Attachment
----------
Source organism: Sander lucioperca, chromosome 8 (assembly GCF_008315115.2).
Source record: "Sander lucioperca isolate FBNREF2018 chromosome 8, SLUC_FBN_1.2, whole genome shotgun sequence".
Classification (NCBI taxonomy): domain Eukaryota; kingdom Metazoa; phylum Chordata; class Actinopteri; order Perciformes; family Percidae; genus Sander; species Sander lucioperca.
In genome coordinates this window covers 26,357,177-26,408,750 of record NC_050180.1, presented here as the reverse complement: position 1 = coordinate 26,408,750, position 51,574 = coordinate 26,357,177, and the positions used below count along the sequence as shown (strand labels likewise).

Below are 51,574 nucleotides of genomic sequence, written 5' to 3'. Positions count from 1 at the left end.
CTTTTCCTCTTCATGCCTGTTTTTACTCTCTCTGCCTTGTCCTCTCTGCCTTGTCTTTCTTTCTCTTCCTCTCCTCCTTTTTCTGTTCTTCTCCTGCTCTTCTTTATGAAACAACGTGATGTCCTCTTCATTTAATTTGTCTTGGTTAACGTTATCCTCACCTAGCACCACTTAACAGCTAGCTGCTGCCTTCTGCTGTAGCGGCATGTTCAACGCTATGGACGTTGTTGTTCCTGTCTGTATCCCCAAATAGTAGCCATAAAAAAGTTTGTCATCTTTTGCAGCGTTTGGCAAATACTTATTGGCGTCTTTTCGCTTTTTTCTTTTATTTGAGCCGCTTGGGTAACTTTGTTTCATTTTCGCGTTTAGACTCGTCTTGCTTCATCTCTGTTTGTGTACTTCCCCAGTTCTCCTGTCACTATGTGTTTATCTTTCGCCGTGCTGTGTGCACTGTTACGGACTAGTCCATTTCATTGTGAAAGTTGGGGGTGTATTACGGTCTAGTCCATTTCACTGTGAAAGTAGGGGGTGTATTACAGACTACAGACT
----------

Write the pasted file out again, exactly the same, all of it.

Source organism: Sander lucioperca, chromosome 8 (assembly GCF_008315115.2).
Source record: "Sander lucioperca isolate FBNREF2018 chromosome 8, SLUC_FBN_1.2, whole genome shotgun sequence".
Classification (NCBI taxonomy): domain Eukaryota; kingdom Metazoa; phylum Chordata; class Actinopteri; order Perciformes; family Percidae; genus Sander; species Sander lucioperca.
In genome coordinates this window covers 26,357,177-26,408,750 of record NC_050180.1, presented here as the reverse complement: position 1 = coordinate 26,408,750, position 51,574 = coordinate 26,357,177, and the positions used below count along the sequence as shown (strand labels likewise).

Below are 51,574 nucleotides of genomic sequence, written 5' to 3'. Positions count from 1 at the left end.
CTTTTCCTCTTCATGCCTGTTTTTACTCTCTCTGCCTTGTCCTCTCTGCCTTGTCTTTCTTTCTCTTCCTCTCCTCCTTTTTCTGTTCTTCTCCTGCTCTTCTTTATGAAACAACGTGATGTCCTCTTCATTTAATTTGTCTTGGTTAACGTTATCCTCACCTAGCACCACTTAACAGCTAGCTGCTGCCTTCTGCTGTAGCGGCATGTTCAACGCTATGGACGTTGTTGTTCCTGTCTGTATCCCCAAATAGTAGCCATAAAAAAGTTTGTCATCTTTTGCAGCGTTTGGCAAATACTTATTGGCGTCTTTTCGCTTTTTTCTTTTATTTGAGCCGCTTGGGTAACTTTGTTTCATTTTCGCGTTTAGACTCGTCTTGCTTCATCTCTGTTTGTGTACTTCCCCAGTTCTCCTGTCACTATGTGTTTATCTTTCGCCGTGCTGTGTGCACTGTTACGGACTAGTCCATTTCATTGTGAAAGTTGGGGGTGTATTACGGTCTAGTCCATTTCACTGTGAAAGTAGGGGGTGTATTACAGACTACAGACT